My Hell Dice Pedal Board Design

I have been performing way more than I use to! I play club gigs twice a week or more these days…and as a result, my relationship with my rig has really changed. Which is to say, my perspective on what I actually use and what features matter most, has evolved. My conclusions are these: I want small, light weight rugged equipment…I don’t want too many knobs or complexity. I like to use a few basic settings and sounds and that is it.  So I have designed a compact amplifier and set of small 1590a form factor pedals to create a complete amplifier/pedal board rig that weighs a couple of pounds and is about 12 inches long and 4 inches wide. It includes: My 100 watt stomp amp with an auxiliary 9 volt output, a high performance PT2399 type delay, a simple but really nice sounding LDR based envelope filter,  A very pleasing two stage LDR phase shift Vibrato and a hex inverter based overdrive with slightly different approach than the typical design.

My New Compact Pedal Board

pedal board2

As an aside all of these pedals are made with machined(not die cast) Hammond sized aluminum enclosures from Ebay (alpinetech), which I etched and anodized. You cannot properly anodize die cast enclosures because of other ingredients that are mixed with the aluminum…so you have to get CNC milled enclosures if you want to anodize the enclosures.  I discussed my home anodizing process here: Anodizing discussion

More Pictures:funkyfilt

vibrato board

delay board

Links to Schematics and Design Notes:

A few notes: Many of the part choices are  not transistors, op amps and voltage regulators I use.. The LDR based effects will need tweaking based on the output efficiency of the LED/photo-resistor combo or if you use a commercial opto-coupler instead. The vibrato uses my pic based LFO…but it can easily be replaced with other LFO circuits. The delay uses a 8 pole switch cap filter IC but if desired, this can be replaced by using the unused op amp on the PT2399 IC as a low pass filter.

Compact Stomp Amp:

Hell Dice Delay:

Hell Dice Vibrato:

Hell Dice Overdrive:

Hell Dice Funky Filter:

Pedal Board Demos From Live Show:

Demo of Delay and Vibrato:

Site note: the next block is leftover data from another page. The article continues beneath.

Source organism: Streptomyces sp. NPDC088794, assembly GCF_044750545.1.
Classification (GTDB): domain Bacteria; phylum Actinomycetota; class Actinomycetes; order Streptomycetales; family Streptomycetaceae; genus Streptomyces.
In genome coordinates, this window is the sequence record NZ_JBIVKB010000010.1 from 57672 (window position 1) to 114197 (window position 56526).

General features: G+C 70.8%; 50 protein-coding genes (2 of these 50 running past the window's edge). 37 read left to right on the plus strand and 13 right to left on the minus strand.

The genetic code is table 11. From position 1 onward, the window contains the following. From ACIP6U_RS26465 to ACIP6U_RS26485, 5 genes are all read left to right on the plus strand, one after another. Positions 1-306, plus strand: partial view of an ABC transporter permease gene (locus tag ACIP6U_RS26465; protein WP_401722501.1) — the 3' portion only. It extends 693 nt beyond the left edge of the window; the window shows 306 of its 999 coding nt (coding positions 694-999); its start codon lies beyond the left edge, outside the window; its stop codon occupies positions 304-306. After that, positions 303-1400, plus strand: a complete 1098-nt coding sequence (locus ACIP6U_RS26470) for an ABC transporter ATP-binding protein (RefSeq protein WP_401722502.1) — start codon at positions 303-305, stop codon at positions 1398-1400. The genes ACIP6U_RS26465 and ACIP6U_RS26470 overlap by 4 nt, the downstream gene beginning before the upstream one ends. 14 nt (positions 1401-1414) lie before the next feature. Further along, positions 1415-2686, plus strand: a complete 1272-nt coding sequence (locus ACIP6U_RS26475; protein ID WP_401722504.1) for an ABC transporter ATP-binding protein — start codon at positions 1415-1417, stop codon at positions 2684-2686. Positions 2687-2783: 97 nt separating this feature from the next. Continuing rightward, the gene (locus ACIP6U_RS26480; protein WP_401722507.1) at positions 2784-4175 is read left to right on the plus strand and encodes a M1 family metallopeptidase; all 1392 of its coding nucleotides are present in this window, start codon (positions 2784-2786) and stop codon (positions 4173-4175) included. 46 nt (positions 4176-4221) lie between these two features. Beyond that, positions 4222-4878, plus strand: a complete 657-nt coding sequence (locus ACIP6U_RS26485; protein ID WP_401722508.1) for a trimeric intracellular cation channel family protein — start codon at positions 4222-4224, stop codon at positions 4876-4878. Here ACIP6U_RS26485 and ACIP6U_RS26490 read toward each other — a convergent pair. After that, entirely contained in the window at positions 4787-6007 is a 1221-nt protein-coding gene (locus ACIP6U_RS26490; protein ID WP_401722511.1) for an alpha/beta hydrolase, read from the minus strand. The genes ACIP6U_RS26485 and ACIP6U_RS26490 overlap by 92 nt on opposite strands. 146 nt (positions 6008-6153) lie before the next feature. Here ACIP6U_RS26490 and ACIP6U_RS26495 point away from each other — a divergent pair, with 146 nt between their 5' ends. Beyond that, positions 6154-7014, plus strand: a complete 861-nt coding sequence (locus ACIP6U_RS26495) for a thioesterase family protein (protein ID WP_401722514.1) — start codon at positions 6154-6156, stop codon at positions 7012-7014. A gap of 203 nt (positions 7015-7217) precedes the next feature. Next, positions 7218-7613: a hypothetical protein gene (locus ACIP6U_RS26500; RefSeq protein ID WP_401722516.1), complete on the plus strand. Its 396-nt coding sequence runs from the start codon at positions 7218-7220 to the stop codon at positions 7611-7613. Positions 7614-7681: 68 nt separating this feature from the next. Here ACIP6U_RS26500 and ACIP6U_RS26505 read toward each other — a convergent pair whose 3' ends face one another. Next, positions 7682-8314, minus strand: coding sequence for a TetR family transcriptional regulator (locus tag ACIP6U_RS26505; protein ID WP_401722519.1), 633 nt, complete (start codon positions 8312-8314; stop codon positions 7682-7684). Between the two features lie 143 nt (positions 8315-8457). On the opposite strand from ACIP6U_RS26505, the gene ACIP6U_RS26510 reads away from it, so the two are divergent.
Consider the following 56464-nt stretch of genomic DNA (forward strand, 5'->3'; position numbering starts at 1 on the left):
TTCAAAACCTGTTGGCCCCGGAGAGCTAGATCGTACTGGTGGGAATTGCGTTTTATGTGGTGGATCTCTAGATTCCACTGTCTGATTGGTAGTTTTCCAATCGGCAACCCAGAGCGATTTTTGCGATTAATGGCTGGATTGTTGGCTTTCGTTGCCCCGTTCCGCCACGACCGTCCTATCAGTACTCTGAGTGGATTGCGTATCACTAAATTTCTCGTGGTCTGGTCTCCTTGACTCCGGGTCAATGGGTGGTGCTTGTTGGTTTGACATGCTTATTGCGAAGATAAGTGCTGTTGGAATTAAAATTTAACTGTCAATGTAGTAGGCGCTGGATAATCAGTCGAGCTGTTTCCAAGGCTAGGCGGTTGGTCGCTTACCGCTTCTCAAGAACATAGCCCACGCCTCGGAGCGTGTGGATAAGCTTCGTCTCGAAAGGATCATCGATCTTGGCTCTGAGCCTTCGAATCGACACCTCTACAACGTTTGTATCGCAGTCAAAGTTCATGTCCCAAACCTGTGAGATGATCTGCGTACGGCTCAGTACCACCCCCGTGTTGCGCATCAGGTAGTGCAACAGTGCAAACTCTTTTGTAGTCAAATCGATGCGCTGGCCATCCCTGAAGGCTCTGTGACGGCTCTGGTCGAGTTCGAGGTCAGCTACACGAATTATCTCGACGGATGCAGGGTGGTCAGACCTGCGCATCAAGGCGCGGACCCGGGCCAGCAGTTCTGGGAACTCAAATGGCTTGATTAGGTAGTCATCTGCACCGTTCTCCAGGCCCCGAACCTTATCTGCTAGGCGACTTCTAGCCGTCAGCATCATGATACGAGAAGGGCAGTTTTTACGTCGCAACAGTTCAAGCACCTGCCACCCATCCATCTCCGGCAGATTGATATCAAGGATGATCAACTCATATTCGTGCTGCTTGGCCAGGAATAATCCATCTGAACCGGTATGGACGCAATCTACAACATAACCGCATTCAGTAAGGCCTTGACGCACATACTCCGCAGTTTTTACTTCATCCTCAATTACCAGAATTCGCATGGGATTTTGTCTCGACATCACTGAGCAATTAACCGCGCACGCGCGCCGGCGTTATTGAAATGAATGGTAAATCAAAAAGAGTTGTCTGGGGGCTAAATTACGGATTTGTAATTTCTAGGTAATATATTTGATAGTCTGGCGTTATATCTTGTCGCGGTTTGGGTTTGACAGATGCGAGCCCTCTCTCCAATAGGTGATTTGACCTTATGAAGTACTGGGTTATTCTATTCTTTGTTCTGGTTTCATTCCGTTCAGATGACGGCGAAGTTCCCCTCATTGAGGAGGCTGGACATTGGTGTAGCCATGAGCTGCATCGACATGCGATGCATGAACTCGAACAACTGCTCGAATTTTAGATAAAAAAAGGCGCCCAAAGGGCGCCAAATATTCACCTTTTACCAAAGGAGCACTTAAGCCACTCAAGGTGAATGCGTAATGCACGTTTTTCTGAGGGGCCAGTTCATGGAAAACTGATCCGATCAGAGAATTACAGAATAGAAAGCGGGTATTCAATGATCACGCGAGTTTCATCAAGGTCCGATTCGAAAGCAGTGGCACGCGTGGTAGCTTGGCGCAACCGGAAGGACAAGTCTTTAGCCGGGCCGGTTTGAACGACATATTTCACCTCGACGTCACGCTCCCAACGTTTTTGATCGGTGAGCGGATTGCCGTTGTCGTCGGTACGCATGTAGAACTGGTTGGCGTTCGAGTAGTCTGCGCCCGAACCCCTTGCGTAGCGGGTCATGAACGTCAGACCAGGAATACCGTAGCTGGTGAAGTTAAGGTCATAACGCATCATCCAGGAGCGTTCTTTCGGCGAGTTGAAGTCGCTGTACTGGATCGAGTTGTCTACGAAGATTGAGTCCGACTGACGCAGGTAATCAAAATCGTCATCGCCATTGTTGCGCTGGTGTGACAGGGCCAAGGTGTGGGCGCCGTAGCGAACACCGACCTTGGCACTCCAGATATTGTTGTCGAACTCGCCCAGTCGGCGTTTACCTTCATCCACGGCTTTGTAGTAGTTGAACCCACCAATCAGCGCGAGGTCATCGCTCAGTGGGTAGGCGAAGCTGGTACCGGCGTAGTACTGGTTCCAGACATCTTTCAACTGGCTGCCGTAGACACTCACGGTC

Demo of Envelope Filter(two minutes in):

The PWM Squeazal revisited

I have enjoyed my PW modulated compressor and decided to make a feedback(the original was feed forward) version with improved attack and shorter decay response. The result is excellent – I love this version. I use a Zetex current monitor IC as a full wave rectifier and this lets me really speed up the attack. So the response is super fast, very low noise, very low distortion, and very large dynamic range.


SchematicPWM COMP1_2_4

Link to design files:

Updated Squezal PWM Compressor Schematic, Layout and Demo

I have completed the PWM compressor design and created a layout to fit a 1590B enclosure. The design has been simplified some and has excellent performance both in feed forward or feedback mode. I removed the full wave rectifier circuit. A simple compensated peak detector works fine. I also implemented a analog switch instead of the PFET.   It provides a little more duty cycle range and significantly more input  headroom.

The original blog post for reference:

The schematic is highly annotated – the original PFET switch can be used in place of the analog switch if desired.

Schematic Here: updated(9/12/2013)

Compressor Demos:

Link to Design Files: (Done in epresspcb single sided thru-hole)

To scale PDF image of layout for toner transfer: (you will still need to look at the expresspcb layout to see part designators)

Click to access squeazal-single-sided.pdf


PWM Compressor updates

I did some experiments and found the PFET switch has a limitation of about 1.6 volts total swing it can tolerate without clipping (using a 470 ohm load) you can get about 2 volts max with a higher  load of 4.7K or so. This is perfectly fine for most guitar applications.For more headroom you can use a an analog switch such as the TS12A4515. A number of manufacturers make this device. It is a normally closed analog switch. Of course others will work also. Using this as a switch basically makes the supply rails the headroom limit. I am going to play with the circuit some more and come up with a board layout and will post my final design in a few weeks.



I spent the last week working on a simple feed forward compressor using the TL5001 pulse width modulation IC to create variable pulse with switching circuit where signal output approximately linearly proportional to duty cycle of a 500KHz switching signal. The benefits of this include: very low noise, low distortion and lots of attack/decay flexibilty. I had some problems with noise early on but now the design shows great promise. It can work either in feed forward mode or feedback mode and has tons of possibilities for modification and refinement. Hopefully someone else can play with it and come up with some improvements. It is super quiet because no gain is changed of any amp stage – just the signal level itself. Other switching elements are possible, but the PFET works very well.


Here is an alternate version which I may like a little better where the compression ratio is controlled by simply bypassing the switch:

Video Demo:

PCB layout coming soon:

Some Possible Value Mods for the Simple Opto Compressor